I'm so excited for my bff from college, who just this week had her first baby - a boy! Of course, that means she needs a boy baby quilt. I've been wanting to use the Kaleidoscope block for a while, so the pattern was an easy pick.
For colors, I wanted a combination that would be easy for my friend to love while still being great for a baby boy, so I used light blue, green, burnt orange, and a grey with red-ish blue undertones. (Red-ish blue is the boy-friendly term for purple. Similarly, pink is called "light red"). I double-checked the colors with my husband, and he said, after a short pause "It's masculine... for a baby." That means yes... right?
AGH, I have one big regret with this quilt. I really meant for the grey bits to pop as an orange peel-ish design element, but I messed up by using two grey fabrics that were too light in value and didn't match the third. Value is so tricky! It is easy to just focus on color and forget how value will effect which parts of the design stand out.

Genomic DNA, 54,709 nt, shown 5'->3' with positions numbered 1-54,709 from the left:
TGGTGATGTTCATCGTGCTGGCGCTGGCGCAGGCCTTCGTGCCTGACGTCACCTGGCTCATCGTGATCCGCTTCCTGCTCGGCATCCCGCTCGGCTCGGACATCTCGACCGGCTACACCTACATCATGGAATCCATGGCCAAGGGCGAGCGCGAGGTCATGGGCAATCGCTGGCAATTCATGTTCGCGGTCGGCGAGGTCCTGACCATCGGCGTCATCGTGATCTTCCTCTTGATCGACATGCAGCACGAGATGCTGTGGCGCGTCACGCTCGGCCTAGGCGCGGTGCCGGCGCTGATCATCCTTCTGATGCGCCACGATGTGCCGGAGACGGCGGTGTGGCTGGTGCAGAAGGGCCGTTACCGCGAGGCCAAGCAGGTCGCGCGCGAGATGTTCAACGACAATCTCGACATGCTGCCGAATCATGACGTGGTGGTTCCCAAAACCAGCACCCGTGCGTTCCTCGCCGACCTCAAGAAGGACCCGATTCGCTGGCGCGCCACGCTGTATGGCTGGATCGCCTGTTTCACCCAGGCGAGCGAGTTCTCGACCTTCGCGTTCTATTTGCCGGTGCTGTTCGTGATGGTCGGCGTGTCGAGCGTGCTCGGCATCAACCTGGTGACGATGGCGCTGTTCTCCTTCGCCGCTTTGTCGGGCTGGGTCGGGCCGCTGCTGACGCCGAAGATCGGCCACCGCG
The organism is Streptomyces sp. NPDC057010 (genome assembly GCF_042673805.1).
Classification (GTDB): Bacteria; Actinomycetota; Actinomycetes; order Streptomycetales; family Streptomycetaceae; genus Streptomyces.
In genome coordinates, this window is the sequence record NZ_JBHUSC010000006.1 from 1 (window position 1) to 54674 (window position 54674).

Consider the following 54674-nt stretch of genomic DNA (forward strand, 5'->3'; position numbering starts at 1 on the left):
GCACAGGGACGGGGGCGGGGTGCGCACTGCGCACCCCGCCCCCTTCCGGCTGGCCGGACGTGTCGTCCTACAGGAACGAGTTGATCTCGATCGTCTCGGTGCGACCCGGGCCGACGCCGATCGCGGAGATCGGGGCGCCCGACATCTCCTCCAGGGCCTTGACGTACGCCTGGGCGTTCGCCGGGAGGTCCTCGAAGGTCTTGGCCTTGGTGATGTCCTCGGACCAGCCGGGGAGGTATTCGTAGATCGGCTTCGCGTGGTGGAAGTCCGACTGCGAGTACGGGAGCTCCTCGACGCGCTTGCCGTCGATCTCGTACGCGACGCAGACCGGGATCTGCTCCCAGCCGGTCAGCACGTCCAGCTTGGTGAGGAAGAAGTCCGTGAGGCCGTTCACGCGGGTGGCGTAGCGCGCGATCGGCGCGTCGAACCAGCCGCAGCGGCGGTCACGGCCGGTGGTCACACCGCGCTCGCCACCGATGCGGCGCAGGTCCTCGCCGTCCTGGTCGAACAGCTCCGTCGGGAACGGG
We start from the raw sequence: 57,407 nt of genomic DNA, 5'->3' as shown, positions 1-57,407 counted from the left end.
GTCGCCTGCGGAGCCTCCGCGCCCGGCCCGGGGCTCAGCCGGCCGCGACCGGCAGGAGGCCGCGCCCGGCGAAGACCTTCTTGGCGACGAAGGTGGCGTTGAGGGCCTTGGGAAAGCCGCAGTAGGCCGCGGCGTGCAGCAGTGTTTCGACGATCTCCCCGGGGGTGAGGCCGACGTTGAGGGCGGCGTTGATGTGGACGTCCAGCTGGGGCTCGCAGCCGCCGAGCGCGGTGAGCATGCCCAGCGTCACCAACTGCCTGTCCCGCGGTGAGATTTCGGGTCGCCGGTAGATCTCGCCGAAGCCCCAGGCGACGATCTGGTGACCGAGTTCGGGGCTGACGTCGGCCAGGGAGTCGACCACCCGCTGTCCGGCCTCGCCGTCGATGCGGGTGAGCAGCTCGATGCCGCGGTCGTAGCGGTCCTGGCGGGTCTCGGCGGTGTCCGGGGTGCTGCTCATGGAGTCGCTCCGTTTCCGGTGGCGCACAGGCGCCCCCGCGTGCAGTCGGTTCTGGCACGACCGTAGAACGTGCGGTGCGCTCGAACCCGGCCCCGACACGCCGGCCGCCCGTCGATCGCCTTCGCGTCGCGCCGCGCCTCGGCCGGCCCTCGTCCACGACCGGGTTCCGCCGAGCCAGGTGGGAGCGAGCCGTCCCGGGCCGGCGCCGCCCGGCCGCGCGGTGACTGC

I knew about it when I put the cut fabrics up on my design wall, but I was in a rush to mail the quilt before baby arrived so I plunged ahead hoping that the greys would magically "blend" when sewn. Bad call, but I still love the quilt the way it turned out.
The back is fabric from an Ikea duvet cover (yay for cheap!), and I did organic straight line quilting. Actually, I made quite a few errors on this quilt. I overcut on my
print triangles... by a lot. Really a lot. When I have my blocks sewn
in quarters, I checked one with a ruler and decided that I was good to
go and the blocks didn't need trimming before I continued. Wrong-o!
Half of them needed trimming, and I just happened to pull one of the half that did not. I ended up with a bunch of wavy blocks, and I had to take them
apart and trim them. Good thing it was just a baby size quilt!
My cutting error turned out well in the end. Since I had so many extra triangles cut, I was able to cut a strip from each one of them and make a super scrappy binding that I just looooove. Wait, here it is in full glory:
I'm practicing my "pretty quilt pictures." I always like to see a full-on straight view of a quilt, but especially if the quilt is big, sometimes that doesn't give you a very realistic picture of what the quilt is like. If anybody has suggestions, I'd love to hear 'em!